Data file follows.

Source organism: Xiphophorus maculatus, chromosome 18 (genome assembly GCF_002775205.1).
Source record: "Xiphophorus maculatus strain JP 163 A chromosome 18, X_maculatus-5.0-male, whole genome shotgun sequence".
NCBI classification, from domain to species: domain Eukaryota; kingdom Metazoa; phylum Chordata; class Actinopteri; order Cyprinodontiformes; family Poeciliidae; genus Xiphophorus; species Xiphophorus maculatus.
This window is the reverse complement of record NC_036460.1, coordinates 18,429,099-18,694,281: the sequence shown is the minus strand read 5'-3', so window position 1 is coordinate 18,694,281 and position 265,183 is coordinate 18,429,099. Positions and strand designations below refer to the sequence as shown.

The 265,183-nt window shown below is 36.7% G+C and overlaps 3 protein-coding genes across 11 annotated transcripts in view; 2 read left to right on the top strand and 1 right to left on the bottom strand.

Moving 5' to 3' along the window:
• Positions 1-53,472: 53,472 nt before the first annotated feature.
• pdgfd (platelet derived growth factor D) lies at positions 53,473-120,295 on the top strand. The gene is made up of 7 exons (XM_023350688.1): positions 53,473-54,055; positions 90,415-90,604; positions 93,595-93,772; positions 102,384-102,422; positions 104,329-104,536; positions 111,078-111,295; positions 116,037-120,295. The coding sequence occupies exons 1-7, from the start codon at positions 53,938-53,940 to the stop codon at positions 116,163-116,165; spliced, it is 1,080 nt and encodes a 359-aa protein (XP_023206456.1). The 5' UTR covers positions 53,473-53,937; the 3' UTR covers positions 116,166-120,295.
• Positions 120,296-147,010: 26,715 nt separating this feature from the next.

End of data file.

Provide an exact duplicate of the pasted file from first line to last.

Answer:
Source organism: Xiphophorus maculatus, chromosome 18 (genome assembly GCF_002775205.1).
Source record: "Xiphophorus maculatus strain JP 163 A chromosome 18, X_maculatus-5.0-male, whole genome shotgun sequence".
NCBI classification, from domain to species: domain Eukaryota; kingdom Metazoa; phylum Chordata; class Actinopteri; order Cyprinodontiformes; family Poeciliidae; genus Xiphophorus; species Xiphophorus maculatus.
This window is the reverse complement of record NC_036460.1, coordinates 18,429,099-18,694,281: the sequence shown is the minus strand read 5'-3', so window position 1 is coordinate 18,694,281 and position 265,183 is coordinate 18,429,099. Positions and strand designations below refer to the sequence as shown.

The 265,183-nt window shown below is 36.7% G+C and overlaps 3 protein-coding genes across 11 annotated transcripts in view; 2 read left to right on the top strand and 1 right to left on the bottom strand.

Moving 5' to 3' along the window:
• Positions 1-53,472: 53,472 nt before the first annotated feature.
• pdgfd (platelet derived growth factor D) lies at positions 53,473-120,295 on the top strand. The gene is made up of 7 exons (XM_023350688.1): positions 53,473-54,055; positions 90,415-90,604; positions 93,595-93,772; positions 102,384-102,422; positions 104,329-104,536; positions 111,078-111,295; positions 116,037-120,295. The coding sequence occupies exons 1-7, from the start codon at positions 53,938-53,940 to the stop codon at positions 116,163-116,165; spliced, it is 1,080 nt and encodes a 359-aa protein (XP_023206456.1). The 5' UTR covers positions 53,473-53,937; the 3' UTR covers positions 116,166-120,295.
• Positions 120,296-147,010: 26,715 nt separating this feature from the next.